Gower Bibliography

Incest Narratives and the Structure of Gower's Confessio Amantis

Donavin, Georgiana. "Incest Narratives and the Structure of Gower's Confessio Amantis." ELS Monograph Series, 56 . Victoria, BC: Englsig Literary Studies, 1993 ISBN 0920604641

Review

According to Donavin's analysis, incest is not merely the worst example of sexual desire unrestrained by law and reason in CA; it provides the basis for the moral structure of the entire poem, in two aspects. As represented in Venus and Cupid, first of all, it defines the moral failings of all who imitate Venus by serving her in the "court of Love." But as in common medieval interpretations of the Song of Songs and of Mary's relationship with Christ, it is also a figure for the transcendance of passion and for the soul's desire for union with God. During the course of the poem, Amans is brought from his more literal imitation of Venus' incestuous passion to a repudiation of the court of love and to an appreciation of the figurative, redemptive union which Venus and Cupid parody. Genius leads the way for Amans by means of his own deepening understanding of the meaning of incest in the tales in which it appears. These tales appear throughout CA. In "Canace and Machaire," Genius' obfuscation of the real issues in his attempts to excuse Canace and to evoke pity for her reveal the incompleteness of his moral development at this stage of the poem. In citing her lyrical complaint to Machaire, he mistakenly believes that the echoes of the practices of love's court ennoble their incestuous passion; in fact, they reveal the moral degeneration which is the prelude to the social chaos of the tale's conclusion. The tale offers a warning to Amans that his own pursuit of his lady is immoral. Incest is manifested in more sublimated form in the tale of "Orestes," in which the hero's lawless sexual violence against his mother is provoked by the gods and leads to social breakdown in a different form; and in "Constance," in which the two mothers-in-law are led to destructive violence by their jealous incestuous affection for their sons. "Constance" also reflects the redemptive aspect of incest in the heroine's relation with her father, in which incestuous passion is transcended, and which is transformed at the end of the tale into a "figure for the soul's arrival in heaven." The tale of Peronelle and the "Three Questions" also uses the incestuous overtones of the father's relation with his daughter as an allegory for the soul's merging with the divine. Both positive and negative aspects of incest culminate in the final tale of the poem, "Apollonius of Tyre." In Antiochus, literal incest is revealed most clearly to be a form of tyranny, both in the father's rule over his daughter, and more personally, in passion's rule over reason. Apollonius illustrates the conquest of both forms, in his escape from Antiochus and in his control of his feelings for his daughter. The final redemptive moment in the tale, moreover, is his reunion with Thaise, in which the potentially incestuous relation becomes the vehicle for Apollonius' spiritual emancipation. The tale provides the model for Amans' rejection of Venus' tyranny and his turning towards contemplation of God in the poem's conclusion. This summary hardly does justice to Donavin's case, which is presented both earnestly and with considerable subtlety. Her argument in general classes her among those who find that the purpose of the confession is to lead Amans away from his love, and in her allusions, for instance, to Amans' "complicity in incest" and his "overwhelming, ruinous lust" (p. 6), and to his "mental degeneration" (p. 38), we have some of the strongest statements in all of published Gower criticism of the notion that Amans' love for his lady is by its very nature wrong. Others have drawn a connection between the tales of literal incest in the poem; Donavin's most original contribution is to see the non-literal possibilities of the tales in which incest is only implicit. This is precisely, however, where her argument seems most strained. She must labor to prove that some of her examples even belong in a discussion of incest at all. Concerning Constance's first mother-in-law, for example, she writes, trying to compensate for Gower's inexplicitness on the matter: "The mother's motivation for murder is fear that some of the privileges of her 'astat' shall be transferred to Constance. And what shall be the main privilege of Constance's new 'astat' but the advantage of being the Sultan's consort, his sexual partner?" (p. 44); and on the next page, only the analogy of the first mother-in-law provides any explanation of the motivation of the second. Her treatment of Orestes' vengeance on his mother as a subminated act of incest instead of righteous wrath requires even greater distortion. To use Peronelle as a positive example of incest transformed, on the other hand, Donavin must not only read her relationship with her father overly subtly, but she constructs an allegory in which Alphonse, Peronelle's husband, stands in both for Jesus and for sinful mankind. What is missing in her discussion of this tale and those of Constance and Apollonius, and in her restriction to so small a number of tales from so long a poem, is sufficient recognition of the importance Gower gives to virtuous marriage, both as a goal for the lover and as an antidote to sin. For those who feel that the purpose of the confession, until the final scene, is to lead Amans to a more virtuous practice of love rather than to a renunciation of love altogether, neither the pattern that she draws nor her treatment of individual tales will be altogether compelling. [PN. Copyright The John Gower Society. JGN 13.1].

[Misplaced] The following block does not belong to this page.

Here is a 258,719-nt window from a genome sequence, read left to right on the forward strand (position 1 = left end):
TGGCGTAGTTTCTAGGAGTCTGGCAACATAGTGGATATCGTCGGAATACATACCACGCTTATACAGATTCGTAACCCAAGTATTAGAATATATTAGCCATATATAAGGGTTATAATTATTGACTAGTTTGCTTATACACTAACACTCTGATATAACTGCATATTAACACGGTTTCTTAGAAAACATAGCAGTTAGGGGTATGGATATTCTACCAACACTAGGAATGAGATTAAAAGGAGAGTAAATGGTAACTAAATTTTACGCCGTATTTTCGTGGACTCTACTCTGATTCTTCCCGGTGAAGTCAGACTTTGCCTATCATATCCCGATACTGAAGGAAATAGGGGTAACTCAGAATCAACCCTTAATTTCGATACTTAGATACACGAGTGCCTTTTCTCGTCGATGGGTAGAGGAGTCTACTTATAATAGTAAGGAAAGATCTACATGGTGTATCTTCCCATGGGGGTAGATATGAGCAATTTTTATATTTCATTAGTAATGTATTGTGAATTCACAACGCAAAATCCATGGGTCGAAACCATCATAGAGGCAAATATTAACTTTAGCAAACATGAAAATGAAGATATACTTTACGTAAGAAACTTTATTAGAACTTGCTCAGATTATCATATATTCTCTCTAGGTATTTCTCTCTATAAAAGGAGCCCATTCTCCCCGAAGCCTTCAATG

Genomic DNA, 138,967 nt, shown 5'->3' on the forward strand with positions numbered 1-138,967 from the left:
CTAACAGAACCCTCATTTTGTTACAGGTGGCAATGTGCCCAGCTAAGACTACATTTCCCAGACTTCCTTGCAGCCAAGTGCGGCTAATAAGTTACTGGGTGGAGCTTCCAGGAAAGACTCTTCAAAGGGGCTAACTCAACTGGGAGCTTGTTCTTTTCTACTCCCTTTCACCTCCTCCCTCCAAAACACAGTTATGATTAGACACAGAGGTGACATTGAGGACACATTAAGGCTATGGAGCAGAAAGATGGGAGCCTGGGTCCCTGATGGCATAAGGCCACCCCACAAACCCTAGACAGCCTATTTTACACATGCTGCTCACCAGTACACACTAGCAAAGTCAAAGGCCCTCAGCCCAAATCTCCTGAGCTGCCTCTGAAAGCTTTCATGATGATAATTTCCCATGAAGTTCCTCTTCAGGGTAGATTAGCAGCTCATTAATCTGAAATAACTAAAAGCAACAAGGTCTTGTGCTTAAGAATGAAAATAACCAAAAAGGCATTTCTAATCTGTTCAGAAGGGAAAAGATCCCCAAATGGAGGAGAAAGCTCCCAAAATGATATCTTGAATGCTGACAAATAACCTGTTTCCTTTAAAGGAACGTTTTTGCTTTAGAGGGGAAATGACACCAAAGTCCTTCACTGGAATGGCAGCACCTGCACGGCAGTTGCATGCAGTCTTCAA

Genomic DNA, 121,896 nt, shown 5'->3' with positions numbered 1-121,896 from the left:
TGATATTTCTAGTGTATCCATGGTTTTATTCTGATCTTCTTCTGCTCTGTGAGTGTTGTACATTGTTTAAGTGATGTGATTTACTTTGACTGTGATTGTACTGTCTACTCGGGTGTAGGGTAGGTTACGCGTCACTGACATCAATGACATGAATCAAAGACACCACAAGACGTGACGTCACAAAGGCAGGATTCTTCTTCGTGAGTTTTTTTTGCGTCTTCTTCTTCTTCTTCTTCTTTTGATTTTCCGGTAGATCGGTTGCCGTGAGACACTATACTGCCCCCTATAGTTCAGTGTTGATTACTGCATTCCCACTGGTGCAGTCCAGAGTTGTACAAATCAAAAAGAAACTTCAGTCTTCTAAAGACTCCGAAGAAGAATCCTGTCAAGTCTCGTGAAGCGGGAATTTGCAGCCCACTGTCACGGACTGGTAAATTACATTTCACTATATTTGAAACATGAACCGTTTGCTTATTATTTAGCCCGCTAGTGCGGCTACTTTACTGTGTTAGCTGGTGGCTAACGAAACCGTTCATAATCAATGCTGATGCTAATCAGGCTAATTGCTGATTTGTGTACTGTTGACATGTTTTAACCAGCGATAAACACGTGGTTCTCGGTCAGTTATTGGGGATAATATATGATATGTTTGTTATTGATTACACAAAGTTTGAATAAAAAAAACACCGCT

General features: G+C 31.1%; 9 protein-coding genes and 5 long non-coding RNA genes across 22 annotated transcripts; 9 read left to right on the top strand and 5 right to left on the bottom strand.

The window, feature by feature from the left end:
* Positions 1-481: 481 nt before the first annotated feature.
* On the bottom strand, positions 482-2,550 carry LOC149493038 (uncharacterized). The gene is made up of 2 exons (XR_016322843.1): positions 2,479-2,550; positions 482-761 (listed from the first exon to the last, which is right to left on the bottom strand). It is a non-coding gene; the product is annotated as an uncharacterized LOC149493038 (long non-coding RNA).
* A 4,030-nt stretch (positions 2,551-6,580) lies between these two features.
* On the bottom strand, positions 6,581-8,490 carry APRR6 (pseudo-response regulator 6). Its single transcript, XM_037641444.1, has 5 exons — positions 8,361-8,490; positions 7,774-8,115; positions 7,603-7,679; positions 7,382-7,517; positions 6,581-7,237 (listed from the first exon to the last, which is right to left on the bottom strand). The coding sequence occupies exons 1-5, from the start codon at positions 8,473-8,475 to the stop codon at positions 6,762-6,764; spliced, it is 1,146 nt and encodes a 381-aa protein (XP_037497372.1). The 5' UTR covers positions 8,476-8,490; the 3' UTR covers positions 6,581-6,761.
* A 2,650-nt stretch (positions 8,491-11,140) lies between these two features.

Item Type:Book
Subjects:Confessio Amantis

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